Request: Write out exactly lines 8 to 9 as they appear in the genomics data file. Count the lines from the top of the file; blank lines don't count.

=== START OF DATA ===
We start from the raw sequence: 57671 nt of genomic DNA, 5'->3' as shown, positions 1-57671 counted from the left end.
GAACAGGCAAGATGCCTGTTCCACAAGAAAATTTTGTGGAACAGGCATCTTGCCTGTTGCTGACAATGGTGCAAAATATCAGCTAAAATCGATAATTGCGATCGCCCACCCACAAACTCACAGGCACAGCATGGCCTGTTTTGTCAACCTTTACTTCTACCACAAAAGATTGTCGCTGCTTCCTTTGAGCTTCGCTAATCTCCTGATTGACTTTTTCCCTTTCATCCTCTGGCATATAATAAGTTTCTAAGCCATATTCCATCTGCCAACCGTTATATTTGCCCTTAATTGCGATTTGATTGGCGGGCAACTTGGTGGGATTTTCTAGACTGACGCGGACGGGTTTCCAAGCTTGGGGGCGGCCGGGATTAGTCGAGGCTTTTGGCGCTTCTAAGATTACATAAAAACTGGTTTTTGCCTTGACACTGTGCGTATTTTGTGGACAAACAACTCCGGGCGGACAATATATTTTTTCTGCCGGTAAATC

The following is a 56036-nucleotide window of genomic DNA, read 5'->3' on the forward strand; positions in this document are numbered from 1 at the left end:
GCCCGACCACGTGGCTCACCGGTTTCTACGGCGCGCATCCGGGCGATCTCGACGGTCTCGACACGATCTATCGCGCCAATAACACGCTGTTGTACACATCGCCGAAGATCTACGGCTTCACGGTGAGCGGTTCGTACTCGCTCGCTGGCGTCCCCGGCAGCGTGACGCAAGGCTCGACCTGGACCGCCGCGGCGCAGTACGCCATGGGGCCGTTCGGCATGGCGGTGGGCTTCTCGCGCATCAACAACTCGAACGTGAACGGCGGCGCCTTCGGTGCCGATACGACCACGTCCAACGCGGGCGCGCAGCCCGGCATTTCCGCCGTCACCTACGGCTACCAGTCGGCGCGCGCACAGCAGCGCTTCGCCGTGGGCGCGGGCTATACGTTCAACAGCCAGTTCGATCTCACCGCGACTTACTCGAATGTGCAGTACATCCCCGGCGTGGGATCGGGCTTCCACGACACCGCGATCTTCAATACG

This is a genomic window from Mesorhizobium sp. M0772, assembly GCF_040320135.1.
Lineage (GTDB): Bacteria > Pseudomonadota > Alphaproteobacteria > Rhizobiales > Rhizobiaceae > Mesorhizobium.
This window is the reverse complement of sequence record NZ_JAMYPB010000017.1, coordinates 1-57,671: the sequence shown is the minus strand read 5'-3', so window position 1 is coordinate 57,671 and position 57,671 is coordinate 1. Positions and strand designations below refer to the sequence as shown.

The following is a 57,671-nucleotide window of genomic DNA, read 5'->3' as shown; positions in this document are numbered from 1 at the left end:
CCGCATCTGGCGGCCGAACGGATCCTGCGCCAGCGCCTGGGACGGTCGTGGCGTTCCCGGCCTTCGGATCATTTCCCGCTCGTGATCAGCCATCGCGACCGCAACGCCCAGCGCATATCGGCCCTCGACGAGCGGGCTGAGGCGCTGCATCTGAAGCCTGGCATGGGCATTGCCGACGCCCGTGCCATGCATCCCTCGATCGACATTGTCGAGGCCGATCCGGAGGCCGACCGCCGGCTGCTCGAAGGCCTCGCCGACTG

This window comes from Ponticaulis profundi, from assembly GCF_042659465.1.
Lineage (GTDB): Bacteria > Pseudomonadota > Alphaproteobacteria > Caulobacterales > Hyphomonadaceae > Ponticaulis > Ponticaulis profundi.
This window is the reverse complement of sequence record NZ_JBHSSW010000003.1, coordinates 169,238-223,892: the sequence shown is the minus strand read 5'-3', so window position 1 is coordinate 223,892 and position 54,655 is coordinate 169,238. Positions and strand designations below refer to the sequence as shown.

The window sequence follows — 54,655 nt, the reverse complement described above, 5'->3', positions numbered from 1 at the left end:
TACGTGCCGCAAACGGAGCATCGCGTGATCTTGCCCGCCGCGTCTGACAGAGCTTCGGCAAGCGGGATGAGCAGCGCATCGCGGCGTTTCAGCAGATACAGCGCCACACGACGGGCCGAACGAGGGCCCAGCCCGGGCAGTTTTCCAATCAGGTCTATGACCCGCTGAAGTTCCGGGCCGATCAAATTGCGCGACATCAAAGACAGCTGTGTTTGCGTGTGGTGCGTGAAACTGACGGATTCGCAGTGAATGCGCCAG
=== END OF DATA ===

The following is a 57,671-nucleotide window of genomic DNA, read 5'->3' as shown; positions in this document are numbered from 1 at the left end:
CCGCATCTGGCGGCCGAACGGATCCTGCGCCAGCGCCTGGGACGGTCGTGGCGTTCCCGGCCTTCGGATCATTTCCCGCTCGTGATCAGCCATCGCGACCGCAACGCCCAGCGCATATCGGCCCTCGACGAGCGGGCTGAGGCGCTGCATCTGAAGCCTGGCATGGGCATTGCCGACGCCCGTGCCATGCATCCCTCGATCGACATTGTCGAGGCCGATCCGGAGGCCGACCGCCGGCTGCTCGAAGGCCTCGCCGACTG